A few days after his sermon, on 25 Feb., Alfonso visited Bradford in his prison, and tried to convince him of his errors. We have Bradford's own account of the interview (l. c. 530, &c.), and what he tells us is sufficient to show that his calm assumption of superior enlightenment must have sorely tried the temper of a man of Alfonso's learning. ‘He hath a great name for learning,’ says Bradford, ‘but surely he hath little patience;’ he spoke ‘so that the whole house did ring again with an echo.’ Bradford was quite convinced that the controversial triumph was on his own side.
This is all that we hear of Alfonso in England. In May 1556 he was in Antwerp, where he issued a revised and enlarged edition of his work, ‘Adversus Hæreses,’ which had occupied him during his leisure in England, and which he dedicated to Philip. From this time he seems to have stayed in the Netherlands, and at the end of 1557 was appointed archbishop of Compostella. He had not time to enter on his office, but died in Brussels on 11 Feb. 1558, at the age of sixty-three.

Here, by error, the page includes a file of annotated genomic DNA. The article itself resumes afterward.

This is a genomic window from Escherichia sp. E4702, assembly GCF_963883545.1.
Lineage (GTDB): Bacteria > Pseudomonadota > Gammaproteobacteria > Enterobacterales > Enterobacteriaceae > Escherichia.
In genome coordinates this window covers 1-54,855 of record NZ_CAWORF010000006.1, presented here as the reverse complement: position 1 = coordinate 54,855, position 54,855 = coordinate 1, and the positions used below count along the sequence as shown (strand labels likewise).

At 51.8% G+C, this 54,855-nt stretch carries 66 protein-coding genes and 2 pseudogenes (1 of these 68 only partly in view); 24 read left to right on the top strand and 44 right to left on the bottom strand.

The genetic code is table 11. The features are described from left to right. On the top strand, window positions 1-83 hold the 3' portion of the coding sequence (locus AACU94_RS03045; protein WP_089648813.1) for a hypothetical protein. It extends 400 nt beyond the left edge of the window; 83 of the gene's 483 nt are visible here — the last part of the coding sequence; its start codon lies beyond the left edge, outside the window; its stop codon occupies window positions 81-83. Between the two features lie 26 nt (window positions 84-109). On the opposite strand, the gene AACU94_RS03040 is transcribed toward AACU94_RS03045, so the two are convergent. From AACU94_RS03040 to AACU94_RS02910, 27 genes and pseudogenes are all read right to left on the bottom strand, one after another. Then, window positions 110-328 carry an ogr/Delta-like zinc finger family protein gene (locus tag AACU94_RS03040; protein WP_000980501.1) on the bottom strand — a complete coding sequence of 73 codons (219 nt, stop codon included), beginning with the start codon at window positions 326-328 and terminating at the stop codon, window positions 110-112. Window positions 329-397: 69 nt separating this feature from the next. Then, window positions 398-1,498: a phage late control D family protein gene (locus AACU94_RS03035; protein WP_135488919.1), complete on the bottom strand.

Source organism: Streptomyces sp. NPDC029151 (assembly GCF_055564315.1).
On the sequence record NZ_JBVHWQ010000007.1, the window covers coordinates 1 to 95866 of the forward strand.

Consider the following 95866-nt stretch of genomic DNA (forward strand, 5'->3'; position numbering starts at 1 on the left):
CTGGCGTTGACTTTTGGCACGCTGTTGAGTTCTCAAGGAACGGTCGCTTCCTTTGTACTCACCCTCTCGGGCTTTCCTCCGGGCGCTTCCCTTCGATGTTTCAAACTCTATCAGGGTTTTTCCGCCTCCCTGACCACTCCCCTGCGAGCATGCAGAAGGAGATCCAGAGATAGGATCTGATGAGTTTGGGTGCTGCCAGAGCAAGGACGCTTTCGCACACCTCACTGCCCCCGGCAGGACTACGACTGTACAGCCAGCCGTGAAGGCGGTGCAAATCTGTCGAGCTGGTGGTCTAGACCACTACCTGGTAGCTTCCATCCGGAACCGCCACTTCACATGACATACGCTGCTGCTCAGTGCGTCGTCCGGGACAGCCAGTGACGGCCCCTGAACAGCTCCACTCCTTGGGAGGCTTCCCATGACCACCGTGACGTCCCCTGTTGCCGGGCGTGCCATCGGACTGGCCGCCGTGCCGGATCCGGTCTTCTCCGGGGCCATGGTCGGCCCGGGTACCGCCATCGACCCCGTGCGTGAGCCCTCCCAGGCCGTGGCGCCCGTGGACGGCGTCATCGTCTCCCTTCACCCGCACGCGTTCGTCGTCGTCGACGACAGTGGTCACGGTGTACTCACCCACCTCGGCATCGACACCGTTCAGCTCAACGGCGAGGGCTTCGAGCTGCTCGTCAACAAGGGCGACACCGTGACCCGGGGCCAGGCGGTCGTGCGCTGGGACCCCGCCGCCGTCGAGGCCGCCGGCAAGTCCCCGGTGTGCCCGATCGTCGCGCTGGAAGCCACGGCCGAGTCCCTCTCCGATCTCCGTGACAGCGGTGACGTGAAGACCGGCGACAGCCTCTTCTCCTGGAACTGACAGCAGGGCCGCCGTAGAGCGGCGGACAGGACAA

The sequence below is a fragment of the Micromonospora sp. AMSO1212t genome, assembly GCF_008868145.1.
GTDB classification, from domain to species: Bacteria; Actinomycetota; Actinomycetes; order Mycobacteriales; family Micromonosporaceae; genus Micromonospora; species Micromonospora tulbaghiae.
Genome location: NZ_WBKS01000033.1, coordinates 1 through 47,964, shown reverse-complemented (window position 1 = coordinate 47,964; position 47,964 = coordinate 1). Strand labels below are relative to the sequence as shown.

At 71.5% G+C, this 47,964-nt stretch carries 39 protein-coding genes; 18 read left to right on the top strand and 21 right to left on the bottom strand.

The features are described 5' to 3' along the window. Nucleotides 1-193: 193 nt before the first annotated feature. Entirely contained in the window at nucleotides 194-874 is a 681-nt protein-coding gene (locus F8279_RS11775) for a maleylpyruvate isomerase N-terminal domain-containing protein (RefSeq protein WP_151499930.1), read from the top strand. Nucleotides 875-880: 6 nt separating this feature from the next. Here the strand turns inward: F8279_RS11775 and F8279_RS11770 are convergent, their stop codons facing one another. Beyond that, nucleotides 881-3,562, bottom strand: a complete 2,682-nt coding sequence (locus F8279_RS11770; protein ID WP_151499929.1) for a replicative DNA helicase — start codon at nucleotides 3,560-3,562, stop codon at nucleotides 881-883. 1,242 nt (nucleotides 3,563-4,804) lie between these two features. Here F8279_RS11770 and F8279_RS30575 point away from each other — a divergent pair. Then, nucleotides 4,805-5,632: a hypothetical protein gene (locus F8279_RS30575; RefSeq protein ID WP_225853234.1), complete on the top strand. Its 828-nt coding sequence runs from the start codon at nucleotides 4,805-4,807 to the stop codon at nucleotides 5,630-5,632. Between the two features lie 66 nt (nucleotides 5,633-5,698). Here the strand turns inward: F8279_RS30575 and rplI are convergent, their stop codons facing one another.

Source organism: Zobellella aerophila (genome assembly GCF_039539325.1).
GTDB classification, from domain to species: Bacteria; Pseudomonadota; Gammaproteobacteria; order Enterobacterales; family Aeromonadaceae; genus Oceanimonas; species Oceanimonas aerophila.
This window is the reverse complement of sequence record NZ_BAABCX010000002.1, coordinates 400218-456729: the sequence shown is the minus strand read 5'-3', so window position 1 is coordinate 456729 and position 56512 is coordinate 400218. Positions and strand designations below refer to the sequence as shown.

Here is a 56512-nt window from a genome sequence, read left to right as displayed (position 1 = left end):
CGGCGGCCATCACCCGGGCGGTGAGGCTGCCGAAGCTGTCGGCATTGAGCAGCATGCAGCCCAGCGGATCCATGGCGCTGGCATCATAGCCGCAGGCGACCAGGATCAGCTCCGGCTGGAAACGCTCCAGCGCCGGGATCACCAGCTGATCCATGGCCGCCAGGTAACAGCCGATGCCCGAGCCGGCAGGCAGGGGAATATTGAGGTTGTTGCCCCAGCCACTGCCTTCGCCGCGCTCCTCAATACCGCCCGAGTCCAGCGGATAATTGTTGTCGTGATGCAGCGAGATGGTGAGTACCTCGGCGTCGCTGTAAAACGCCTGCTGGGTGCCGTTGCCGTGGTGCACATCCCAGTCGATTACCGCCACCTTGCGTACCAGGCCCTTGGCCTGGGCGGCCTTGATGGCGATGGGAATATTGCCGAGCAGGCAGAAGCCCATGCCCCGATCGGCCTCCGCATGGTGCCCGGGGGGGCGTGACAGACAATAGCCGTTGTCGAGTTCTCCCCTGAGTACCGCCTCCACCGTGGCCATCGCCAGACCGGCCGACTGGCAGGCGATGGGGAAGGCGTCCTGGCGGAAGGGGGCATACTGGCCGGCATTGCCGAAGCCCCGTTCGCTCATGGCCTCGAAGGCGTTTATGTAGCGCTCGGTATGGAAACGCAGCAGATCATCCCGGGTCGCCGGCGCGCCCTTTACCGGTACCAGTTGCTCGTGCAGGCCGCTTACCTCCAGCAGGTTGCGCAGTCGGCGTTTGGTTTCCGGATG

The best edition of the works of Alfonso is ‘Alfonsi a Castro Zamorensis Opera Omnia,’ 2 vols. Paris, 1578.
[Most of the information about Alfonso is gleaned from the dedications and prefaces of his works; besides this there are short accounts of him in Antonius's Bibliotheca Hispana Nova, vol. i., and Wadding's Scriptores Ordinis Minorum.]